5 July 2014
Last updated at 00:16
The Tour de France Grand Depart takes place in Yorkshire on Saturday and Sunday
The 101st Tour de France, which begins in Yorkshire later, will be given a royal send-off by the Duke and Duchess of Cambridge and Prince Harry.
Almost 200 riders will leave Leeds Town Hall on Saturday morning and head for Harewood House where they will also be greeted by a Red Arrows fly-past.
Up to two million people are due to line the route with many roads shut across the county.
The 190km (118-mile) first stage will finish in Harrogate around 16:30 BST.
Months of planning and preparation have been put into making sure the event gets a good start.
The 21-stage, 3,664km (2,277-mile) race starts in Leeds at 11:10 BST on Saturday with the second stage running from York to Sheffield and the third from Cambridge to London before 18 more stages culminate in the French capital on 27 July.
It is the fourth time the Tour has crossed La Manche (The English Channel).
The route of the Grand Depart in Yorkshire has been marked for cyclists to follow in the future
In 1974 and 1994 it paid fleeting visits and in 2007 London hosted the start, known as the Grand Depart, which is now in Yorkshire where huge crowds have been gathering for several days.
A statue of a nymph in Leeds’ City Square is one of several city landmarks to be turned yellow for the race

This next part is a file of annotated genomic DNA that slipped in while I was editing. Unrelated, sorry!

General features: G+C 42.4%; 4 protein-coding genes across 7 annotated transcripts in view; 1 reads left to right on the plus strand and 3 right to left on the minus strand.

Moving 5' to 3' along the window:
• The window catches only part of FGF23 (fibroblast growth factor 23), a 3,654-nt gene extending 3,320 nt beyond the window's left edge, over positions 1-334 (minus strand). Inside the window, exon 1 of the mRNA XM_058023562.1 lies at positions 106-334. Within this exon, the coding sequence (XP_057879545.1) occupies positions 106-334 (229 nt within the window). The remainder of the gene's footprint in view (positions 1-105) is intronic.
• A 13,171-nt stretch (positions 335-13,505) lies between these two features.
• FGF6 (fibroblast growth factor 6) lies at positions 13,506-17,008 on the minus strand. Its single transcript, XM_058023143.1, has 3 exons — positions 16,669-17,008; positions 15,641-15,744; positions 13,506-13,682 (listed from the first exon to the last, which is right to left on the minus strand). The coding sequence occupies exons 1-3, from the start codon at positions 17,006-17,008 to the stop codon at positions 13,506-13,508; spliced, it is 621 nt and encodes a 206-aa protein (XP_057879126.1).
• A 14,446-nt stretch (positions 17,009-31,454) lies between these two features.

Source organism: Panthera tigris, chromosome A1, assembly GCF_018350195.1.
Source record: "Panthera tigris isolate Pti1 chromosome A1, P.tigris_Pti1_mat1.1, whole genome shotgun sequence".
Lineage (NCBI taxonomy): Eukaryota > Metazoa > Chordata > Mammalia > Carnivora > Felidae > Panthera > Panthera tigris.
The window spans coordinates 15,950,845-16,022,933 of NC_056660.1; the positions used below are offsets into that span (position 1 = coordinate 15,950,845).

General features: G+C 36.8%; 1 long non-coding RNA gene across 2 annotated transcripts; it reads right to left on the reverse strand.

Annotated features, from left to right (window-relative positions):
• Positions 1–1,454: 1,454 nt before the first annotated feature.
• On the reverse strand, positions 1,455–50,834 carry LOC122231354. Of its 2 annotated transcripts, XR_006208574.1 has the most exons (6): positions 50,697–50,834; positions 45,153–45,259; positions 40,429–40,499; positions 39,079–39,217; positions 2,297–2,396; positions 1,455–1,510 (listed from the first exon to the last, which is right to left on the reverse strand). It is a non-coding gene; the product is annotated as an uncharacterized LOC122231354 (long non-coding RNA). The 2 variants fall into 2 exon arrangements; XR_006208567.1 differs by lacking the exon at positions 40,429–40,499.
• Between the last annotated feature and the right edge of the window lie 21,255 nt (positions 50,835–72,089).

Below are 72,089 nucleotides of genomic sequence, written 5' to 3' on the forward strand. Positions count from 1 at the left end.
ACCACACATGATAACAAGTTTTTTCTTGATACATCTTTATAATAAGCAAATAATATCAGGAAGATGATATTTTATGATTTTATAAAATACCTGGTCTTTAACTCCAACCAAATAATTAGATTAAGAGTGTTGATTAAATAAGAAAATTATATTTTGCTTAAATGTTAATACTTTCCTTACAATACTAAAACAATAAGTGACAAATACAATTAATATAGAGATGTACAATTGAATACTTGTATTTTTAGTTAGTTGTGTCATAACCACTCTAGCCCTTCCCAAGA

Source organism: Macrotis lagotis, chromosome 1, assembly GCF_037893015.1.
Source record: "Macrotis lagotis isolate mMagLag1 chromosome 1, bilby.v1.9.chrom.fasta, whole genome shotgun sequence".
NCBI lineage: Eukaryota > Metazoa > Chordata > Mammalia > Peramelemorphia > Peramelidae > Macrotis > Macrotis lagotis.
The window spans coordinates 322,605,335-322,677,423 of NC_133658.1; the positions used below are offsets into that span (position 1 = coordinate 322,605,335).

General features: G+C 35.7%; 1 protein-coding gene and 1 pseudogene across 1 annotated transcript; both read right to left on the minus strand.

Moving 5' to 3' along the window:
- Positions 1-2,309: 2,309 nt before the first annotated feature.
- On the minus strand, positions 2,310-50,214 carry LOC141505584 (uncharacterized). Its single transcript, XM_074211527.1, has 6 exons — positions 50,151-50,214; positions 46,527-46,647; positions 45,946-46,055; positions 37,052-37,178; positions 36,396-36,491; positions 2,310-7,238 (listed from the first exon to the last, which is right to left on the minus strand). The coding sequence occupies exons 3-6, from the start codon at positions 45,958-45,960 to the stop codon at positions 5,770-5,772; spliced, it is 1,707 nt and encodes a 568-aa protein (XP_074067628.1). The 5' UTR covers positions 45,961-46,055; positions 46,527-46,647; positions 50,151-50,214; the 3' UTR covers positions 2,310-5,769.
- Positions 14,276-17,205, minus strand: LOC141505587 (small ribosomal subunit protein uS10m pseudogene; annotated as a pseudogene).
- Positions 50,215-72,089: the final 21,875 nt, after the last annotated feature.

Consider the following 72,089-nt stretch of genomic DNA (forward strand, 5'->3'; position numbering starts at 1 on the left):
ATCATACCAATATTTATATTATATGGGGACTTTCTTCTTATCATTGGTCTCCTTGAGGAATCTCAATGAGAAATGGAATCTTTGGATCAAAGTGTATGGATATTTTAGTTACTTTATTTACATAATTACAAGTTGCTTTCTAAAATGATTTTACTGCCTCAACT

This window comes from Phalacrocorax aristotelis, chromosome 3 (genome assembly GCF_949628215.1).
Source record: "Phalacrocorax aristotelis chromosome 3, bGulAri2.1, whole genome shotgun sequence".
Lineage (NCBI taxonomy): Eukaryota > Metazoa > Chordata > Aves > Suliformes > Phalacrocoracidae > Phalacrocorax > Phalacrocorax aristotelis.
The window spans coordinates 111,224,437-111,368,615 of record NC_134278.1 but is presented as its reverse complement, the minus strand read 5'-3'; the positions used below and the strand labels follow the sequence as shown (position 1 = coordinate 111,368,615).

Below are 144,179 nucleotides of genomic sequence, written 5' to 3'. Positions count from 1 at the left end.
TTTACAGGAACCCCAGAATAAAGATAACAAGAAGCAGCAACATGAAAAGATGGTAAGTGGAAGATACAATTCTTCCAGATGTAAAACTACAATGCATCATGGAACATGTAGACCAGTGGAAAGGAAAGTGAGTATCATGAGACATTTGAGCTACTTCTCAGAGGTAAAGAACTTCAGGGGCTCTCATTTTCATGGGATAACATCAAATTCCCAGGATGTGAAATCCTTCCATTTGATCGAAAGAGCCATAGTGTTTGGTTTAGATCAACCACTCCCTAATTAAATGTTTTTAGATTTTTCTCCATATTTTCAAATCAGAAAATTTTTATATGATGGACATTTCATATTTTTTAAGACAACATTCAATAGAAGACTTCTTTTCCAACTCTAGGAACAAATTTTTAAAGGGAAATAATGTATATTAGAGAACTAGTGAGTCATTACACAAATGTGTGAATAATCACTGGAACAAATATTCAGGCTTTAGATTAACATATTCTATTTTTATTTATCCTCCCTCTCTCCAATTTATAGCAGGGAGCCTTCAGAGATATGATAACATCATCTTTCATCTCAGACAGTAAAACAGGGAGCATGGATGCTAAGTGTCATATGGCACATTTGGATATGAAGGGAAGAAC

Four of the 198 riders to take to the start line are British, with Mark Cavendish and Chris Froome, who are two of the main protagonists, joined by Geraint Thomas and Simon Yates.
Mark Cavendish, whose mother Adele is from Harrogate, has attempted to play down his focus on taking the race leader’s yellow jersey in the town for the first time in his career, but there is no doubt it is his major goal.
The rider from the Isle of Man was once accustomed to visiting his grandparents in the spa town.
Relative to the mountain stages the riders will face in France, the opening stage has been described as flat, but it is up and down all day and the sprinters’ teams could face challenging conditions if showers slicken the twisting Dales roads.
The stage begins on The Headrow in Leeds, with a “neutralised procession” to the official start at Harewood House, where the race start will be seen by the royal party and the riding will begin in earnest.
The race’s first categorised climb, the Cote de Cray – the ascents have been given French prefixes – comes 68km (42 miles) into the day’s racing and the Cote de Buttertubs and Cote de Grinton Moor follow, with the summit of the latter 61km (40 miles) from the finish line.
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